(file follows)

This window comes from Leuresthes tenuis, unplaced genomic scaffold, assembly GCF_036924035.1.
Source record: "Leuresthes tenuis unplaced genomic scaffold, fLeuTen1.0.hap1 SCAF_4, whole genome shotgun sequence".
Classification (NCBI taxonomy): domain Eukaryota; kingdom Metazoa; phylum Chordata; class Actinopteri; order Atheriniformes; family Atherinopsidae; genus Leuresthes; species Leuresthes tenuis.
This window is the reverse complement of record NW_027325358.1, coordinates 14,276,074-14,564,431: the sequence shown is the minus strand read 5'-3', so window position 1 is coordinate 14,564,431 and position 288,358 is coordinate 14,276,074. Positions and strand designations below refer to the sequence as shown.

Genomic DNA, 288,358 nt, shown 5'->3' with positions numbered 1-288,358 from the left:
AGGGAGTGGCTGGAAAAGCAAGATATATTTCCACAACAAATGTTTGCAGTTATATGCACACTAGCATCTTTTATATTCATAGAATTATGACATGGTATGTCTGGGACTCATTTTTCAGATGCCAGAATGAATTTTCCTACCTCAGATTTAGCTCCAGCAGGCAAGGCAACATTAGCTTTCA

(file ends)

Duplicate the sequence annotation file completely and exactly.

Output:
This window comes from Leuresthes tenuis, unplaced genomic scaffold, assembly GCF_036924035.1.
Source record: "Leuresthes tenuis unplaced genomic scaffold, fLeuTen1.0.hap1 SCAF_4, whole genome shotgun sequence".
Classification (NCBI taxonomy): domain Eukaryota; kingdom Metazoa; phylum Chordata; class Actinopteri; order Atheriniformes; family Atherinopsidae; genus Leuresthes; species Leuresthes tenuis.
This window is the reverse complement of record NW_027325358.1, coordinates 14,276,074-14,564,431: the sequence shown is the minus strand read 5'-3', so window position 1 is coordinate 14,564,431 and position 288,358 is coordinate 14,276,074. Positions and strand designations below refer to the sequence as shown.

Genomic DNA, 288,358 nt, shown 5'->3' with positions numbered 1-288,358 from the left:
AGGGAGTGGCTGGAAAAGCAAGATATATTTCCACAACAAATGTTTGCAGTTATATGCACACTAGCATCTTTTATATTCATAGAATTATGACATGGTATGTCTGGGACTCATTTTTCAGATGCCAGAATGAATTTTCCTACCTCAGATTTAGCTCCAGCAGGCAAGGCAACATTAGCTTTCA